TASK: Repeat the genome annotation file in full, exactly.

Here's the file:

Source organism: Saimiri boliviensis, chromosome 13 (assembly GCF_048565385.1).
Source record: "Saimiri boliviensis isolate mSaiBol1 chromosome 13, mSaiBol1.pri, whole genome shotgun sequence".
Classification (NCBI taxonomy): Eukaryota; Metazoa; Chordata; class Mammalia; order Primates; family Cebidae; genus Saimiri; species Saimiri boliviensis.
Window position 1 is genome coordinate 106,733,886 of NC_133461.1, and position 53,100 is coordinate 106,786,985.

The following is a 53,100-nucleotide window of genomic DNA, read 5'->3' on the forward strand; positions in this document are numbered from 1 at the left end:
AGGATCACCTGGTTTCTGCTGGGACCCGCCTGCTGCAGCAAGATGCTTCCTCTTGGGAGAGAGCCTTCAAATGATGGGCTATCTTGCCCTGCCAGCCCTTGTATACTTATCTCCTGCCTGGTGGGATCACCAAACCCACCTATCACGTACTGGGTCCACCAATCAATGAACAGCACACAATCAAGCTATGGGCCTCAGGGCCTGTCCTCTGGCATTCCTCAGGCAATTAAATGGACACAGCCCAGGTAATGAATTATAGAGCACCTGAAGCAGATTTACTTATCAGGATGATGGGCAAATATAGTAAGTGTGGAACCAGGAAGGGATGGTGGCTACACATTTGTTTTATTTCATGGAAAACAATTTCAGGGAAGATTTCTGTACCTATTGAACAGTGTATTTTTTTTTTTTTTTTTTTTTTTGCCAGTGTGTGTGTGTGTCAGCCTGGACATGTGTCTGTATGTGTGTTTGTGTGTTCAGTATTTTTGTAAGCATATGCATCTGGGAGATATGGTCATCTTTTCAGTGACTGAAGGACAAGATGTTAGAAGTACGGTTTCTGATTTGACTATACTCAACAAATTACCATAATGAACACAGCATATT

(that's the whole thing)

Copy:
Source organism: Saimiri boliviensis, chromosome 13 (assembly GCF_048565385.1).
Source record: "Saimiri boliviensis isolate mSaiBol1 chromosome 13, mSaiBol1.pri, whole genome shotgun sequence".
Classification (NCBI taxonomy): Eukaryota; Metazoa; Chordata; class Mammalia; order Primates; family Cebidae; genus Saimiri; species Saimiri boliviensis.
Window position 1 is genome coordinate 106,733,886 of NC_133461.1, and position 53,100 is coordinate 106,786,985.

The following is a 53,100-nucleotide window of genomic DNA, read 5'->3' on the forward strand; positions in this document are numbered from 1 at the left end:
AGGATCACCTGGTTTCTGCTGGGACCCGCCTGCTGCAGCAAGATGCTTCCTCTTGGGAGAGAGCCTTCAAATGATGGGCTATCTTGCCCTGCCAGCCCTTGTATACTTATCTCCTGCCTGGTGGGATCACCAAACCCACCTATCACGTACTGGGTCCACCAATCAATGAACAGCACACAATCAAGCTATGGGCCTCAGGGCCTGTCCTCTGGCATTCCTCAGGCAATTAAATGGACACAGCCCAGGTAATGAATTATAGAGCACCTGAAGCAGATTTACTTATCAGGATGATGGGCAAATATAGTAAGTGTGGAACCAGGAAGGGATGGTGGCTACACATTTGTTTTATTTCATGGAAAACAATTTCAGGGAAGATTTCTGTACCTATTGAACAGTGTATTTTTTTTTTTTTTTTTTTTTTTGCCAGTGTGTGTGTGTGTCAGCCTGGACATGTGTCTGTATGTGTGTTTGTGTGTTCAGTATTTTTGTAAGCATATGCATCTGGGAGATATGGTCATCTTTTCAGTGACTGAAGGACAAGATGTTAGAAGTACGGTTTCTGATTTGACTATACTCAACAAATTACCATAATGAACACAGCATATT